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Social housing and the value of an expert

Canadian Property Valuation Magazine

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2014 – Volume 58 – Book 3
Social housing and the value of an expert
Dallas Alderson, Nathalie Roy-Patenaude

Co-authored by Dallas Alderson, Director of Policy & Programs, Canadian Housing Renewal Association (with assistance from Nathalie Roy-Patenaude, Director, Professional Practice, Appraisal Institute of Canada)

Large-scale production of social housing began in the 1960s and continued into the 1990s. Through various programs, the federal government funded non-profit, public and co-op social housing providers through long-term operating agreements (25-50 years in length) that subsidized rents for low-income households and/or offset mortgage costs. Over 600,000 social housing homes – single-family, duplex and apartment units – were developed with these programs. Roughly two thirds of the households benefited from subsidized rent; these are Canada’s lowest-income earners and disproportionately represent the most vulnerable in our society: lone parents and their children, seniors, people of aboriginal descent, newcomers, people with disabilities and others.

When all new funding except for on-reserve social housing stopped in 1993, and existing agreements started to expire, total federal funding began its annual decline: to $1.6 billion in 2014 year, $1.2 billion in 2020, $604 million in 2025, and $35 million in 2035. By 2040, the federal investment in social housing will be zero.

As operating agreements expire, social housing providers are no longer bound by the terms and obligations of the operating agreements. Additionally, since the term of the agreement usually coincides with the end of the mortgage, social housing providers then own the assets outright.

Research undertaken to-date demonstrates that, upon the end of the operating agreement and concomitant funding, at least 334,000 low-income households risk losing their homes because the social housing providers are unable to cover operating costs with rents well below market value, will have to raise the rents, or will have to sell some or all of their social housing portfolios. Unfortunately, these agreements were not structured in a way that would enable providers to be self-sustaining after their expiry. It is estimated that a further 31,000 housing providers may need some financial support to continue to house low-income households. The Canadian Housing and Renewal Association (CHRA), in partnership with other stakeholders, is leading the charge, advocating for federal reinvestment to protect these homes. Another 179,000 homes will likely be financially viable and continue to offer affordable housing to their communities.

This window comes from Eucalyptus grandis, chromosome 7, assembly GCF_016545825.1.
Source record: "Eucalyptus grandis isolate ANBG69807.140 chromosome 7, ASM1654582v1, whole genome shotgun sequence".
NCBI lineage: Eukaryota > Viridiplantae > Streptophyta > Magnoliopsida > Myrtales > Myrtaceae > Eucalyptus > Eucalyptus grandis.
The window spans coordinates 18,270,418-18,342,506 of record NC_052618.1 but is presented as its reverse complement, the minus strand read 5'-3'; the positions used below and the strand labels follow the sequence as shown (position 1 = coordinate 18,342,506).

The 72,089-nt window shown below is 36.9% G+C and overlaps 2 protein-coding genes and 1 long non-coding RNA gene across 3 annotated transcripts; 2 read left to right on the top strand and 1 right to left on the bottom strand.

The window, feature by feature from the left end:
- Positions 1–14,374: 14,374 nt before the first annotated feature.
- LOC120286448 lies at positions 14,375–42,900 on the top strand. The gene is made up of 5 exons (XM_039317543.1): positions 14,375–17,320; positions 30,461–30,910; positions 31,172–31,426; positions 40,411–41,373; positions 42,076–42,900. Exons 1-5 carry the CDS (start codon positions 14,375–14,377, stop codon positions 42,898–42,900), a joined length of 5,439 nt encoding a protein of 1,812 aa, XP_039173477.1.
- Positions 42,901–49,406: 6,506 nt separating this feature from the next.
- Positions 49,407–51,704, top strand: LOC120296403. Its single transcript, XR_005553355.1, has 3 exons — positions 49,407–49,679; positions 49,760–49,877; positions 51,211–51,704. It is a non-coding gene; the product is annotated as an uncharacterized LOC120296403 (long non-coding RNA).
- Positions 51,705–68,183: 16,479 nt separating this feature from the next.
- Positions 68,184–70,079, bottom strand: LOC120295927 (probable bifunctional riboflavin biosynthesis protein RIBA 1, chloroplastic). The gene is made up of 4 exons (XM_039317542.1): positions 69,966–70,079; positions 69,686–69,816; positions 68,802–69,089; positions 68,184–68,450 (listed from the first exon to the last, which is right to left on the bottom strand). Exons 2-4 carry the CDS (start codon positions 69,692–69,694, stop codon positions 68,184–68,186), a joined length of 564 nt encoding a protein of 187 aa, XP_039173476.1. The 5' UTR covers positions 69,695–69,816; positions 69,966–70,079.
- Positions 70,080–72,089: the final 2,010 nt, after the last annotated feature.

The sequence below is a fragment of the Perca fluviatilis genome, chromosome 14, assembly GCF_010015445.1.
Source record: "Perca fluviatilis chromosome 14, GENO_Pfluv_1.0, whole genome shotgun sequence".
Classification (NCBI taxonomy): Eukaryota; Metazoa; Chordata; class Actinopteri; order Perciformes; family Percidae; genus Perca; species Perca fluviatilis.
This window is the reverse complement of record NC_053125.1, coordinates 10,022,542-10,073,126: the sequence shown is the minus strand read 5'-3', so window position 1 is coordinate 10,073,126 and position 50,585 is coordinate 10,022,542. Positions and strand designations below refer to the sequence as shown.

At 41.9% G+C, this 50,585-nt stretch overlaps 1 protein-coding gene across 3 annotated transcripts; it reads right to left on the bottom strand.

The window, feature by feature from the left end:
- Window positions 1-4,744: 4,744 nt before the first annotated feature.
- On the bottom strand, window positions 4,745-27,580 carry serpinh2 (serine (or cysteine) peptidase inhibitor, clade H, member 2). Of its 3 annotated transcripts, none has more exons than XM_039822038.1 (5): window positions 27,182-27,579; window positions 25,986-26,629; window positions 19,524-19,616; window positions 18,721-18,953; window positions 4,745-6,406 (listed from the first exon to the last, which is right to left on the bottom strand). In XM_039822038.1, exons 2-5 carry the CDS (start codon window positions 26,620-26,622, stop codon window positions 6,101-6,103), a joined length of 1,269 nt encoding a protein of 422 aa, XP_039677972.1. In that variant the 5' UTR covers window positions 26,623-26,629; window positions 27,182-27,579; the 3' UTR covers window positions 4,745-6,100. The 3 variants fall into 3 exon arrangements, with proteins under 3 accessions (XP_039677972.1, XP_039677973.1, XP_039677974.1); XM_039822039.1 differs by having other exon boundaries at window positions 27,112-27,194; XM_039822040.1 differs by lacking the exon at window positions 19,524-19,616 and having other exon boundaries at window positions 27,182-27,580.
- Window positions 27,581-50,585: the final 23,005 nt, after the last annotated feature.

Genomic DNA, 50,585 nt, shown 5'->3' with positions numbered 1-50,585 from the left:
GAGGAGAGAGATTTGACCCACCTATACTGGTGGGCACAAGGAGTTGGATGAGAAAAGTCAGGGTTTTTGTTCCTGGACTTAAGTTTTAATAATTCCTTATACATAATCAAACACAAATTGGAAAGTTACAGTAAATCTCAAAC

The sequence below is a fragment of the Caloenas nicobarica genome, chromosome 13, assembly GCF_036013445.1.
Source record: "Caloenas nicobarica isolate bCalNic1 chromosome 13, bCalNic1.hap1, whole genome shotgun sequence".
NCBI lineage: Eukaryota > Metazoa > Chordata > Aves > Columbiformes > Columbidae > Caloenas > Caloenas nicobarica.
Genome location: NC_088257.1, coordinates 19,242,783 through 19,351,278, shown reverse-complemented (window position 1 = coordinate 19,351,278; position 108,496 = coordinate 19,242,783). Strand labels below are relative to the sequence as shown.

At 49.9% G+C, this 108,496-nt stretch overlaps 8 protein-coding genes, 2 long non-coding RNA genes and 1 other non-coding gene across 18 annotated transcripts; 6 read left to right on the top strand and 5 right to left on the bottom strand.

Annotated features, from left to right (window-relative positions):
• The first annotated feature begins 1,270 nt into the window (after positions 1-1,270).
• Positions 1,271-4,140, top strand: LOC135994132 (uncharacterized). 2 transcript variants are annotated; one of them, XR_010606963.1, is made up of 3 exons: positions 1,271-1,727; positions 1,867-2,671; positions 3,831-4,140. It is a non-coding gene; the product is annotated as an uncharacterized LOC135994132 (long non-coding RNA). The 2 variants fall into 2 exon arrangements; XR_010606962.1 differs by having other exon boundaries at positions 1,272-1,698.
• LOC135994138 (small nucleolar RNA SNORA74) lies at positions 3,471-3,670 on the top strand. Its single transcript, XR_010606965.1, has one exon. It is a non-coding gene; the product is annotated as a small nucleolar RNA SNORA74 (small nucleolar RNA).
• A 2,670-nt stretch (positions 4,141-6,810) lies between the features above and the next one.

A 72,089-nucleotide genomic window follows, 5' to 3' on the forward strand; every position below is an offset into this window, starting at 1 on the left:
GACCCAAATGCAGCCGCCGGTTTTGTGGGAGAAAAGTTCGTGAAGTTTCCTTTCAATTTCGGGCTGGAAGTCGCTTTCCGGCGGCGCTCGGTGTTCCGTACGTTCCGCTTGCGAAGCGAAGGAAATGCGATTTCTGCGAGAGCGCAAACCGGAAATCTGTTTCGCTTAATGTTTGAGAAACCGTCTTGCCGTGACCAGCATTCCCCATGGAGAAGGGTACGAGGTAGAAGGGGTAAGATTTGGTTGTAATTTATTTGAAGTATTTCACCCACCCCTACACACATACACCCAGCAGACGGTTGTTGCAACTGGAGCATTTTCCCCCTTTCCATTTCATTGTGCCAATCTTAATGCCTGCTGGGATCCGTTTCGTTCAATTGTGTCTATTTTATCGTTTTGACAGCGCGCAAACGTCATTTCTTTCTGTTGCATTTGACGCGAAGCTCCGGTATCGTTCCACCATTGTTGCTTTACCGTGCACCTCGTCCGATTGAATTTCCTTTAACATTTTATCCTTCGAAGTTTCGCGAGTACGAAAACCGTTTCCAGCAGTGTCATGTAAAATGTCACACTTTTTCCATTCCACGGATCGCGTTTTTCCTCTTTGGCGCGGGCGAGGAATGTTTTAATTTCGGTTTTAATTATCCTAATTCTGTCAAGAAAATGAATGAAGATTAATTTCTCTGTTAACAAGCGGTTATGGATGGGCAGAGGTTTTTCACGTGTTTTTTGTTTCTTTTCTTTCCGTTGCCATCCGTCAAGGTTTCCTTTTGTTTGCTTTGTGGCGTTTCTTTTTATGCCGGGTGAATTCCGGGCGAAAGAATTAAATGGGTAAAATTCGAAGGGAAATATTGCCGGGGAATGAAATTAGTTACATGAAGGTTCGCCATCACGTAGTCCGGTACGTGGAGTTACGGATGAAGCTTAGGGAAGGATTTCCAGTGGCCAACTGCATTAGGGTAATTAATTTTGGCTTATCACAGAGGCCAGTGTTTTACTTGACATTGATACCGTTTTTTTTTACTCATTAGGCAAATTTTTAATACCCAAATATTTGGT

However, because they are aging, the majority of all properties will require significant investment in capital repairs, replacements and retrofits, including for roofs, boilers, building envelope or other in order to meet new building code requirements to operate safely and efficiently. For those providers who will be financially viable once their agreements end, refinancing through private funding (e.g., lending institutions) will be an important means to secure the capital required to undertake needed capital repairs and upgrades. In doing so, understanding the value of their portfolio will be a necessary part of the process. This is where a real estate appraiser comes in.

Appraisal Institute of Canada (AIC) members can undertake appraisal assignments for various stages of the mortgage process whether at loan origination, for refinancing, debt consolidation or restructuring, or mortgage default. Unbiased and dependable valuations are and will continue to be critical to the decision-making processes of social housing providers, businesses, lending institutions, governments and the like. The expiry of the agreements brings an opportunity for AIC members to work closely with social housing providers to provide their knowledge and expertise as valuation professionals of choice.

For more information on social housing, federal funding and the expiry of agreements, please contact Dallas Alderson at . For valuation- and professional practice-related inquiries, please contact Nathalie Roy-Patenaude, AACI, P. App., AIC Director, Professional Practice at .

About CHRA

The Canadian Housing and Renewal Association (CHRA) is the national voice for the full range of affordable housing and homelessness issues and solutions across Canada. CHRA’s strength lies in its diverse membership, which includes all thirteen provincial/territorial housing ministries, non-profit housing providers, municipalities, businesses and social service organizations related to housing. CHRA’s members collectively house and shelter hundreds of thousands of Canadians, and provide housing supports to many more.